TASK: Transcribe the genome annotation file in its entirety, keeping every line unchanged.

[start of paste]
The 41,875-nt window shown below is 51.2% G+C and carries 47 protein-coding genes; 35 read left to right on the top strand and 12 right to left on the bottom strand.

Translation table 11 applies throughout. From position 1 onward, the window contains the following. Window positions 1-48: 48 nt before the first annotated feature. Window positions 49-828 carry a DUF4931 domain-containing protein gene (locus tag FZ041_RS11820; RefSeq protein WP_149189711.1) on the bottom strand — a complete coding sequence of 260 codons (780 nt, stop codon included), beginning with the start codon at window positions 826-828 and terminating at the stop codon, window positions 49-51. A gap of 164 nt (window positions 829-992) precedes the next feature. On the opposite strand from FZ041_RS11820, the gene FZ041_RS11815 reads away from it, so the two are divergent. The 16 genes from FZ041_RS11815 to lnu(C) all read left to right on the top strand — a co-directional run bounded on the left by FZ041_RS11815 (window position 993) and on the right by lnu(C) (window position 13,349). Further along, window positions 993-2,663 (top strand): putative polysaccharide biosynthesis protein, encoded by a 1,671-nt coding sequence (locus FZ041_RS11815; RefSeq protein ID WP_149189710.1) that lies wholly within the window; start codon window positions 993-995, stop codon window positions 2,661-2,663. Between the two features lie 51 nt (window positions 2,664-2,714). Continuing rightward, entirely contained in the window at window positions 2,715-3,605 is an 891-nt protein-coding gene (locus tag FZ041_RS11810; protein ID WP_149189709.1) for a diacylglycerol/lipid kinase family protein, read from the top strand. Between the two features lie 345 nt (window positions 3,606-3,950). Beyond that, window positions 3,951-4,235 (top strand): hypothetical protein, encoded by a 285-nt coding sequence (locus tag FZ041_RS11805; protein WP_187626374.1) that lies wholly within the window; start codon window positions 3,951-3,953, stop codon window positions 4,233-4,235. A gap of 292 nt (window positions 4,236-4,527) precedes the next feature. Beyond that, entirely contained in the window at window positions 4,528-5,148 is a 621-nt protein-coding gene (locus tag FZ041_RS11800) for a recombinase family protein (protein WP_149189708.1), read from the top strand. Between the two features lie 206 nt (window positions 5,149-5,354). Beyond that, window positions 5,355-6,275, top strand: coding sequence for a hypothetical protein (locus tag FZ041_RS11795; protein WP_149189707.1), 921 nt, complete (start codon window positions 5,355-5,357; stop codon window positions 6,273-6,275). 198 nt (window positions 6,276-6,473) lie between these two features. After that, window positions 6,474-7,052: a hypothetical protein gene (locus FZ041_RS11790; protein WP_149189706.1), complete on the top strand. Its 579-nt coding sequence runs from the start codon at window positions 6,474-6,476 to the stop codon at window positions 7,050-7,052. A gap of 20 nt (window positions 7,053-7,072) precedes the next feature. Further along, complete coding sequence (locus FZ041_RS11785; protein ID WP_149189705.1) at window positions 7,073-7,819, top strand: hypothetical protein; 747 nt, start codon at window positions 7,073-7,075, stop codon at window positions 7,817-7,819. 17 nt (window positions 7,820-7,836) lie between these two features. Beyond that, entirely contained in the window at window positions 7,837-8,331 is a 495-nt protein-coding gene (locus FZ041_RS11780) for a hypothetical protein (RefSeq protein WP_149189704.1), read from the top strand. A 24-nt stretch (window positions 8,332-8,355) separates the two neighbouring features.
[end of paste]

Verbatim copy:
The 41,875-nt window shown below is 51.2% G+C and carries 47 protein-coding genes; 35 read left to right on the top strand and 12 right to left on the bottom strand.

Translation table 11 applies throughout. From position 1 onward, the window contains the following. Window positions 1-48: 48 nt before the first annotated feature. Window positions 49-828 carry a DUF4931 domain-containing protein gene (locus tag FZ041_RS11820; RefSeq protein WP_149189711.1) on the bottom strand — a complete coding sequence of 260 codons (780 nt, stop codon included), beginning with the start codon at window positions 826-828 and terminating at the stop codon, window positions 49-51. A gap of 164 nt (window positions 829-992) precedes the next feature. On the opposite strand from FZ041_RS11820, the gene FZ041_RS11815 reads away from it, so the two are divergent. The 16 genes from FZ041_RS11815 to lnu(C) all read left to right on the top strand — a co-directional run bounded on the left by FZ041_RS11815 (window position 993) and on the right by lnu(C) (window position 13,349). Further along, window positions 993-2,663 (top strand): putative polysaccharide biosynthesis protein, encoded by a 1,671-nt coding sequence (locus FZ041_RS11815; RefSeq protein ID WP_149189710.1) that lies wholly within the window; start codon window positions 993-995, stop codon window positions 2,661-2,663. Between the two features lie 51 nt (window positions 2,664-2,714). Continuing rightward, entirely contained in the window at window positions 2,715-3,605 is an 891-nt protein-coding gene (locus tag FZ041_RS11810; protein ID WP_149189709.1) for a diacylglycerol/lipid kinase family protein, read from the top strand. Between the two features lie 345 nt (window positions 3,606-3,950). Beyond that, window positions 3,951-4,235 (top strand): hypothetical protein, encoded by a 285-nt coding sequence (locus tag FZ041_RS11805; protein WP_187626374.1) that lies wholly within the window; start codon window positions 3,951-3,953, stop codon window positions 4,233-4,235. A gap of 292 nt (window positions 4,236-4,527) precedes the next feature. Beyond that, entirely contained in the window at window positions 4,528-5,148 is a 621-nt protein-coding gene (locus tag FZ041_RS11800) for a recombinase family protein (protein WP_149189708.1), read from the top strand. Between the two features lie 206 nt (window positions 5,149-5,354). Beyond that, window positions 5,355-6,275, top strand: coding sequence for a hypothetical protein (locus tag FZ041_RS11795; protein WP_149189707.1), 921 nt, complete (start codon window positions 5,355-5,357; stop codon window positions 6,273-6,275). 198 nt (window positions 6,276-6,473) lie between these two features. After that, window positions 6,474-7,052: a hypothetical protein gene (locus FZ041_RS11790; protein WP_149189706.1), complete on the top strand. Its 579-nt coding sequence runs from the start codon at window positions 6,474-6,476 to the stop codon at window positions 7,050-7,052. A gap of 20 nt (window positions 7,053-7,072) precedes the next feature. Further along, complete coding sequence (locus FZ041_RS11785; protein ID WP_149189705.1) at window positions 7,073-7,819, top strand: hypothetical protein; 747 nt, start codon at window positions 7,073-7,075, stop codon at window positions 7,817-7,819. 17 nt (window positions 7,820-7,836) lie between these two features. Beyond that, entirely contained in the window at window positions 7,837-8,331 is a 495-nt protein-coding gene (locus FZ041_RS11780) for a hypothetical protein (RefSeq protein WP_149189704.1), read from the top strand. A 24-nt stretch (window positions 8,332-8,355) separates the two neighbouring features.